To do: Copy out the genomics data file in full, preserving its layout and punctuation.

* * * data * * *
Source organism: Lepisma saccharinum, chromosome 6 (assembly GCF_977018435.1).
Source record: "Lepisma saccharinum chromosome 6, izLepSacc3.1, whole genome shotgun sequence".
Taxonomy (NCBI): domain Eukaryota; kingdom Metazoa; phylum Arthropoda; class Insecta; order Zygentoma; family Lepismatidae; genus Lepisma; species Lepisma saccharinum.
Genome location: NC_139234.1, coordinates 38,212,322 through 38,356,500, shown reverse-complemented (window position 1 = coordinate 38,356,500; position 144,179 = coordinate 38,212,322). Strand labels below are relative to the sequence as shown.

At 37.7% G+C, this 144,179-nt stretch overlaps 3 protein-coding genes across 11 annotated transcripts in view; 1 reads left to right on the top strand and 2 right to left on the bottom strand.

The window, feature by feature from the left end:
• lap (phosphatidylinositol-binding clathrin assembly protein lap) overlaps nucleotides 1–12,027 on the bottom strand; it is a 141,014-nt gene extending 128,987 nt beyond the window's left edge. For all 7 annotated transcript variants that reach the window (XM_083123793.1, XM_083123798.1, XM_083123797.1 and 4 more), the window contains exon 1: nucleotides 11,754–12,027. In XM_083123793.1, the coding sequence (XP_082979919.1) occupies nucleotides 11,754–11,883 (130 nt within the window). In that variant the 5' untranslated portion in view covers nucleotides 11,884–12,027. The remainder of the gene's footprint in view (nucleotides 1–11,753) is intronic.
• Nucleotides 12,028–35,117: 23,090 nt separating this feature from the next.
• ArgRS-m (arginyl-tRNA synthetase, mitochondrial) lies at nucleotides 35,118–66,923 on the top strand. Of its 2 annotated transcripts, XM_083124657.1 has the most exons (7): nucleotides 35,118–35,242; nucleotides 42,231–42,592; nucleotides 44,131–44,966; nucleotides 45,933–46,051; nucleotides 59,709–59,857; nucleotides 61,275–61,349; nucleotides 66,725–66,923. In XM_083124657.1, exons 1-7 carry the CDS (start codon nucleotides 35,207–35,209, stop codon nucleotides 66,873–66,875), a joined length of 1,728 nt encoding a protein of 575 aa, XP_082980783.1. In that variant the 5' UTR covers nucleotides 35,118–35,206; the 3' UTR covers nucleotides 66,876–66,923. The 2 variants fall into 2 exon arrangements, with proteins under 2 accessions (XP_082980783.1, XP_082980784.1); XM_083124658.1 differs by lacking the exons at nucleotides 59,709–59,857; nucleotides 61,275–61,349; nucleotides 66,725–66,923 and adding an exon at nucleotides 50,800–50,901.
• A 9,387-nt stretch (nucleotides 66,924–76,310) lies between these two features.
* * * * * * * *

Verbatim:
Source organism: Lepisma saccharinum, chromosome 6 (assembly GCF_977018435.1).
Source record: "Lepisma saccharinum chromosome 6, izLepSacc3.1, whole genome shotgun sequence".
Taxonomy (NCBI): domain Eukaryota; kingdom Metazoa; phylum Arthropoda; class Insecta; order Zygentoma; family Lepismatidae; genus Lepisma; species Lepisma saccharinum.
Genome location: NC_139234.1, coordinates 38,212,322 through 38,356,500, shown reverse-complemented (window position 1 = coordinate 38,356,500; position 144,179 = coordinate 38,212,322). Strand labels below are relative to the sequence as shown.

At 37.7% G+C, this 144,179-nt stretch overlaps 3 protein-coding genes across 11 annotated transcripts in view; 1 reads left to right on the top strand and 2 right to left on the bottom strand.

The window, feature by feature from the left end:
• lap (phosphatidylinositol-binding clathrin assembly protein lap) overlaps nucleotides 1–12,027 on the bottom strand; it is a 141,014-nt gene extending 128,987 nt beyond the window's left edge. For all 7 annotated transcript variants that reach the window (XM_083123793.1, XM_083123798.1, XM_083123797.1 and 4 more), the window contains exon 1: nucleotides 11,754–12,027. In XM_083123793.1, the coding sequence (XP_082979919.1) occupies nucleotides 11,754–11,883 (130 nt within the window). In that variant the 5' untranslated portion in view covers nucleotides 11,884–12,027. The remainder of the gene's footprint in view (nucleotides 1–11,753) is intronic.
• Nucleotides 12,028–35,117: 23,090 nt separating this feature from the next.
• ArgRS-m (arginyl-tRNA synthetase, mitochondrial) lies at nucleotides 35,118–66,923 on the top strand. Of its 2 annotated transcripts, XM_083124657.1 has the most exons (7): nucleotides 35,118–35,242; nucleotides 42,231–42,592; nucleotides 44,131–44,966; nucleotides 45,933–46,051; nucleotides 59,709–59,857; nucleotides 61,275–61,349; nucleotides 66,725–66,923. In XM_083124657.1, exons 1-7 carry the CDS (start codon nucleotides 35,207–35,209, stop codon nucleotides 66,873–66,875), a joined length of 1,728 nt encoding a protein of 575 aa, XP_082980783.1. In that variant the 5' UTR covers nucleotides 35,118–35,206; the 3' UTR covers nucleotides 66,876–66,923. The 2 variants fall into 2 exon arrangements, with proteins under 2 accessions (XP_082980783.1, XP_082980784.1); XM_083124658.1 differs by lacking the exons at nucleotides 59,709–59,857; nucleotides 61,275–61,349; nucleotides 66,725–66,923 and adding an exon at nucleotides 50,800–50,901.
• A 9,387-nt stretch (nucleotides 66,924–76,310) lies between these two features.